Pain Meds for Pets

Possible Alternative to Opioid Pain Relievers

In the medical field today one of the most common medications prescribed to help with pain relief is opioids. While opioids are extremely effective in blocking pain the patient feels, a downside is the high risk of addiction. According to The National Institution on Drug Abuse, more than 130 people in the US die of an opioid overdose each day.

With the issue of opioid abuse rising, medical professionals are under more pressure than ever to find an alternative pain reliever. Professor Tariq Akhtar from the department of molecular and cellular biology at the University of Guelph in Ontario, Canada believes that cannabis could be the answer.

In the 1980s, scientists discovered two cannabis molecules which have been shown to reduce inflammation almost 30 times better than aspirin. According to Prof. Akhtar, “The molecules are non-psychoactive and they target the inflammation at the source, making them ideal painkillers.” Since their discovery in the 1980s research progress has been slow due to regulatory laws. With cannabis now normalized, and even legal in some places, including Canada, the research team at the University of Guelph is now able to investigate the molecule making process.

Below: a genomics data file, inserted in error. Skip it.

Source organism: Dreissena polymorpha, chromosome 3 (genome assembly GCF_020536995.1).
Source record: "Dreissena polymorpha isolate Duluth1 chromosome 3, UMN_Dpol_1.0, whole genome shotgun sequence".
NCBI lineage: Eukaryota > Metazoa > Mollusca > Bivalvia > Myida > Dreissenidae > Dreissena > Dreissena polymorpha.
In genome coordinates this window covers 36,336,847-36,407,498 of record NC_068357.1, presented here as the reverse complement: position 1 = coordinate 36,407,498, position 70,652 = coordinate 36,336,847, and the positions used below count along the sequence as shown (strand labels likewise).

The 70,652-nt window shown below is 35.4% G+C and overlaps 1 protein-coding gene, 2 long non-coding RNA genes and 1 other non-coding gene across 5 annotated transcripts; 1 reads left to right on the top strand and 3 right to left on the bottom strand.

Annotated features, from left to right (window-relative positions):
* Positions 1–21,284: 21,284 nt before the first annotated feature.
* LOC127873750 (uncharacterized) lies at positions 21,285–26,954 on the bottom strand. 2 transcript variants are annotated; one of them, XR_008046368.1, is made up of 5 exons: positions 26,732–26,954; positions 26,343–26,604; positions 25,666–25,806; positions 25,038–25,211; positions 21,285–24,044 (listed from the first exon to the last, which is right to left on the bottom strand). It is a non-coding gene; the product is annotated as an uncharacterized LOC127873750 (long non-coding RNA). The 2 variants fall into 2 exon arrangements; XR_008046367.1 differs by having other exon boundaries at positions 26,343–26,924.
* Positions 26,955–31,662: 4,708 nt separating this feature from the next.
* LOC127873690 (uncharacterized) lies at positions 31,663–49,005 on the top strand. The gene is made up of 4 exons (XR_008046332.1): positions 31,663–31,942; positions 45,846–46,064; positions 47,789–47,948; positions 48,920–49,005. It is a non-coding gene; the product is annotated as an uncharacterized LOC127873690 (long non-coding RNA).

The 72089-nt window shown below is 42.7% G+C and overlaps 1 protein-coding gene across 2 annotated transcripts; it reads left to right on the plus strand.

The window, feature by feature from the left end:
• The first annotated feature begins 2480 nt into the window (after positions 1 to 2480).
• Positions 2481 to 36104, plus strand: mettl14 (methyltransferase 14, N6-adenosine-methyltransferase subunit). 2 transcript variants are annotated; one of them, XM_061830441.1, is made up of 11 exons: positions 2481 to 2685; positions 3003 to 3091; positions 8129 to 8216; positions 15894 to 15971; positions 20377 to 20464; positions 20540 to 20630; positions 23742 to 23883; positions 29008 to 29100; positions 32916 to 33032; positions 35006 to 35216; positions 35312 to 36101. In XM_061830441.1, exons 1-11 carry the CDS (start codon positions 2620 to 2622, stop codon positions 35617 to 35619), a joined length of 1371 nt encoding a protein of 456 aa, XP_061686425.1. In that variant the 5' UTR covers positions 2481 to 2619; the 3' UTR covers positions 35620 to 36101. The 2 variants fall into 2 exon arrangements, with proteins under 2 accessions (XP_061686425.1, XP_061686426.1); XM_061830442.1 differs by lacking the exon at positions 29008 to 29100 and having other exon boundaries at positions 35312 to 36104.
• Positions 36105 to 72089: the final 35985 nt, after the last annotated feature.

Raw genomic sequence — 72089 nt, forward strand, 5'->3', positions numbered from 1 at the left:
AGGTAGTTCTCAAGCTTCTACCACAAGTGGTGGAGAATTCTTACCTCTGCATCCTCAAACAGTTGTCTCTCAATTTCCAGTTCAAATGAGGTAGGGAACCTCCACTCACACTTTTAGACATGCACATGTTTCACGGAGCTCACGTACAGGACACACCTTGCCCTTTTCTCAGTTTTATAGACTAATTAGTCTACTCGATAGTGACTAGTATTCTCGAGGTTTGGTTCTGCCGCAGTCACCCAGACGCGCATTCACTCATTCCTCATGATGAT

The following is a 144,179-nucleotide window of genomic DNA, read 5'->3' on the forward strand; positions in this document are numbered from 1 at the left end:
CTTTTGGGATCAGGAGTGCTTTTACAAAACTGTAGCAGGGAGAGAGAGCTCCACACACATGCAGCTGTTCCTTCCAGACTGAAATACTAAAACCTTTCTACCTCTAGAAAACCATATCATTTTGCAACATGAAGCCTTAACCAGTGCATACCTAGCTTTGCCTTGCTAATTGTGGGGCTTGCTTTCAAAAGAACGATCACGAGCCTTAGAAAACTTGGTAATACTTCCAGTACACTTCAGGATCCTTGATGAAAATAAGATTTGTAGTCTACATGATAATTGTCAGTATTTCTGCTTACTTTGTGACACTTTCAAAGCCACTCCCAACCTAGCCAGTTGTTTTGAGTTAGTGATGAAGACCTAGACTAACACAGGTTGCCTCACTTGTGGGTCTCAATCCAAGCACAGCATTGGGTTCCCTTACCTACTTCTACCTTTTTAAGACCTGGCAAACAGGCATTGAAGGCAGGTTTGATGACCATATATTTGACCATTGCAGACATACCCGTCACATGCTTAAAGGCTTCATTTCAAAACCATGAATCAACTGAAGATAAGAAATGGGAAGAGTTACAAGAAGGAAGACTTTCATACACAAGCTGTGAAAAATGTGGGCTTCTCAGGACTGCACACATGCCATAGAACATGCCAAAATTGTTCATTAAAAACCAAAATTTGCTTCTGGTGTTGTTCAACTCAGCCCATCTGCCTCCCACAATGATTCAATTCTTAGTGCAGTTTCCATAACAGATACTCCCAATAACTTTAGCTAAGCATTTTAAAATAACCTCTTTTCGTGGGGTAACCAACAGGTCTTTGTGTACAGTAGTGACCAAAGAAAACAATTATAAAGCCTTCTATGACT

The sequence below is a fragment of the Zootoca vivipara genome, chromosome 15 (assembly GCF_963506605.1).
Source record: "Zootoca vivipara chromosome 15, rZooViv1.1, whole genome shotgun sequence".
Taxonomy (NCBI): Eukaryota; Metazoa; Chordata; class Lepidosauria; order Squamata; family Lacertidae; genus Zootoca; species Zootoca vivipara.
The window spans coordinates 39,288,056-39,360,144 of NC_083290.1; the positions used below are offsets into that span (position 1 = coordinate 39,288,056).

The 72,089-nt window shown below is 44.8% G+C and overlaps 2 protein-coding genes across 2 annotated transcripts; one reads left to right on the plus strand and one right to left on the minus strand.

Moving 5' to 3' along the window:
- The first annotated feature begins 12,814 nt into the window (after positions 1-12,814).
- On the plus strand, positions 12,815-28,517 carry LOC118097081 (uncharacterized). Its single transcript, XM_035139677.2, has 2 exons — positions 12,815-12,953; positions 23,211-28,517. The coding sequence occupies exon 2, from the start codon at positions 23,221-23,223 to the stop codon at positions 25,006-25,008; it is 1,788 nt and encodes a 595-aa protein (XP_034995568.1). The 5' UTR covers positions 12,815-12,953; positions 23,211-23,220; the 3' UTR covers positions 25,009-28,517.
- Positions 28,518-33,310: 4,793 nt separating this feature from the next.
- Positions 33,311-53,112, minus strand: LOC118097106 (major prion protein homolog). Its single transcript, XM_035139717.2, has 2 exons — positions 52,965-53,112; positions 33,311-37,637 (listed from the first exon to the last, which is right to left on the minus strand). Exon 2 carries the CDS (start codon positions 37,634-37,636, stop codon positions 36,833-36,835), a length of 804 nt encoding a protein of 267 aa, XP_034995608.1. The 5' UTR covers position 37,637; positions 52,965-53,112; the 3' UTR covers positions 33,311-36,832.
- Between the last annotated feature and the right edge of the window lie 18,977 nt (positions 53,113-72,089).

The research team has been able to determine the plant genes necessary to produce the two molecules. In the hope of finding a way to “engineer large quantities” of these molecules, the researchers have teamed up with the company Anahit International Corporation. Their end goal is to create an alternative to non-steroidal, anti-inflammatory drugs. If they are successful, the best part is that the pain relief will come without an addiction risk.

Overall the direction of the medical industry is trying to steer away from opioids and other drugs with possible serious side effects. While the focus of the researchers at The University of Guelph is to produce a product for humans, it is probable to believe that an animal product will also result out of their work.

All information retrieved from, https://www.medicalnewstoday.com/articles/325936.php

 

Posted by: BP, Smart Hemp CBD


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The views in this blog are not to be interpreted as medical advice for pets. Consult your physician or veterinarian when making personal or pet medical decisions.  CBD is a supplement and has not been evaluated by the FDA — it is not meant to diagnose, treat, or cure any medical condition. 

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